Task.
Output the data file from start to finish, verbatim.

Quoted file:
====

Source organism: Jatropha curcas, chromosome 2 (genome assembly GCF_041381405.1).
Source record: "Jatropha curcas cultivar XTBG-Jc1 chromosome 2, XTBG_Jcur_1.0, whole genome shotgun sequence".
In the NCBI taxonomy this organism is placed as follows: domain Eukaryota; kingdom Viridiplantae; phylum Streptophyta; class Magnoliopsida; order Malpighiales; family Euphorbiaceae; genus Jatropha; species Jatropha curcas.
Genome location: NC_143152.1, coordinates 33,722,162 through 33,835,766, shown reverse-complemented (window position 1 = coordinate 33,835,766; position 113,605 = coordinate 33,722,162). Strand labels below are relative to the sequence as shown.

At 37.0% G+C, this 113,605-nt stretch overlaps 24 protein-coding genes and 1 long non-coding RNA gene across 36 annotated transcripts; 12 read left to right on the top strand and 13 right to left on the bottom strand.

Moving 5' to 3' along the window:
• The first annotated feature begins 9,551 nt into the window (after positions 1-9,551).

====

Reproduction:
Source organism: Jatropha curcas, chromosome 2 (genome assembly GCF_041381405.1).
Source record: "Jatropha curcas cultivar XTBG-Jc1 chromosome 2, XTBG_Jcur_1.0, whole genome shotgun sequence".
In the NCBI taxonomy this organism is placed as follows: domain Eukaryota; kingdom Viridiplantae; phylum Streptophyta; class Magnoliopsida; order Malpighiales; family Euphorbiaceae; genus Jatropha; species Jatropha curcas.
Genome location: NC_143152.1, coordinates 33,722,162 through 33,835,766, shown reverse-complemented (window position 1 = coordinate 33,835,766; position 113,605 = coordinate 33,722,162). Strand labels below are relative to the sequence as shown.

At 37.0% G+C, this 113,605-nt stretch overlaps 24 protein-coding genes and 1 long non-coding RNA gene across 36 annotated transcripts; 12 read left to right on the top strand and 13 right to left on the bottom strand.

Moving 5' to 3' along the window:
• The first annotated feature begins 9,551 nt into the window (after positions 1-9,551).